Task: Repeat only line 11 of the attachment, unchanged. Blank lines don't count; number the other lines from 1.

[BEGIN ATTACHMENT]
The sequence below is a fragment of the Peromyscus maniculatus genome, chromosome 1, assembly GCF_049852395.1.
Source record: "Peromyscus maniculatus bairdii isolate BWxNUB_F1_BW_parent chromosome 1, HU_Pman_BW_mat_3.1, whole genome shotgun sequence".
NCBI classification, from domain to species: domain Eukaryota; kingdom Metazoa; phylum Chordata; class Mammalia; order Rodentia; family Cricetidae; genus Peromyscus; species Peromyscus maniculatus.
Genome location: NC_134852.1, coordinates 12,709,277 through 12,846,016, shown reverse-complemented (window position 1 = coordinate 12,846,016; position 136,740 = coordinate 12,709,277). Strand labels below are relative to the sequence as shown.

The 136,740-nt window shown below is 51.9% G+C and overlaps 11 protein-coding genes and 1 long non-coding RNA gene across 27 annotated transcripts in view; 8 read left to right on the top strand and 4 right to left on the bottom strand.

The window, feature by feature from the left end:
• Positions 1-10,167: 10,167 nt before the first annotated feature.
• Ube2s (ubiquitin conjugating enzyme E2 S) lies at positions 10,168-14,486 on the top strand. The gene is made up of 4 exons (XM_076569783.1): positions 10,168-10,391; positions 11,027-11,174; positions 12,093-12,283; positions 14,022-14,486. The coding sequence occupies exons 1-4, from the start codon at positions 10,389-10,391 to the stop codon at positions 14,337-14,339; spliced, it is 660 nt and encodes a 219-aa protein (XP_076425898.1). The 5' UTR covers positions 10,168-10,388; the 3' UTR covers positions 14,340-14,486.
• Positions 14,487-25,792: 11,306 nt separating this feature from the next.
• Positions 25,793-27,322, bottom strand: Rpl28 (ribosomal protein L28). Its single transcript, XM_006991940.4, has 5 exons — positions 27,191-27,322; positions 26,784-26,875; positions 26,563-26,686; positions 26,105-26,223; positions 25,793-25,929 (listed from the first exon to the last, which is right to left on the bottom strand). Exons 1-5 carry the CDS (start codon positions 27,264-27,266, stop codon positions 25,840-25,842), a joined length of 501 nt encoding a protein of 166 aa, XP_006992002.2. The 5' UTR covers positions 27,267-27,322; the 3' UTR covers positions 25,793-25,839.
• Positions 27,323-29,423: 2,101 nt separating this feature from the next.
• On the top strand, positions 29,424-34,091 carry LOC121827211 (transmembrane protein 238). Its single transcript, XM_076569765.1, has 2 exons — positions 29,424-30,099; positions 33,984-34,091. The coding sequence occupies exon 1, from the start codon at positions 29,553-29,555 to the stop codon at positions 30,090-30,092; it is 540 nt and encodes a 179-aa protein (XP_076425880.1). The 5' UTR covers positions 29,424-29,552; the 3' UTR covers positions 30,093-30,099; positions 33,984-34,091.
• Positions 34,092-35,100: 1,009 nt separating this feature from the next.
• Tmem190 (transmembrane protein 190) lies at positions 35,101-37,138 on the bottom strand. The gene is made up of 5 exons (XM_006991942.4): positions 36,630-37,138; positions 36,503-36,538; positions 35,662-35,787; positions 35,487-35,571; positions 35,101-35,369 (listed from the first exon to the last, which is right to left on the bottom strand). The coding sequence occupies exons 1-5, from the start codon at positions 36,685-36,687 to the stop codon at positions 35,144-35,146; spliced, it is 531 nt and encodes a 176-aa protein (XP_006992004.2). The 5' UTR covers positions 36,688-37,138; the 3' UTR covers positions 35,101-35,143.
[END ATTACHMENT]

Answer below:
• Positions 27,323-29,423: 2,101 nt separating this feature from the next.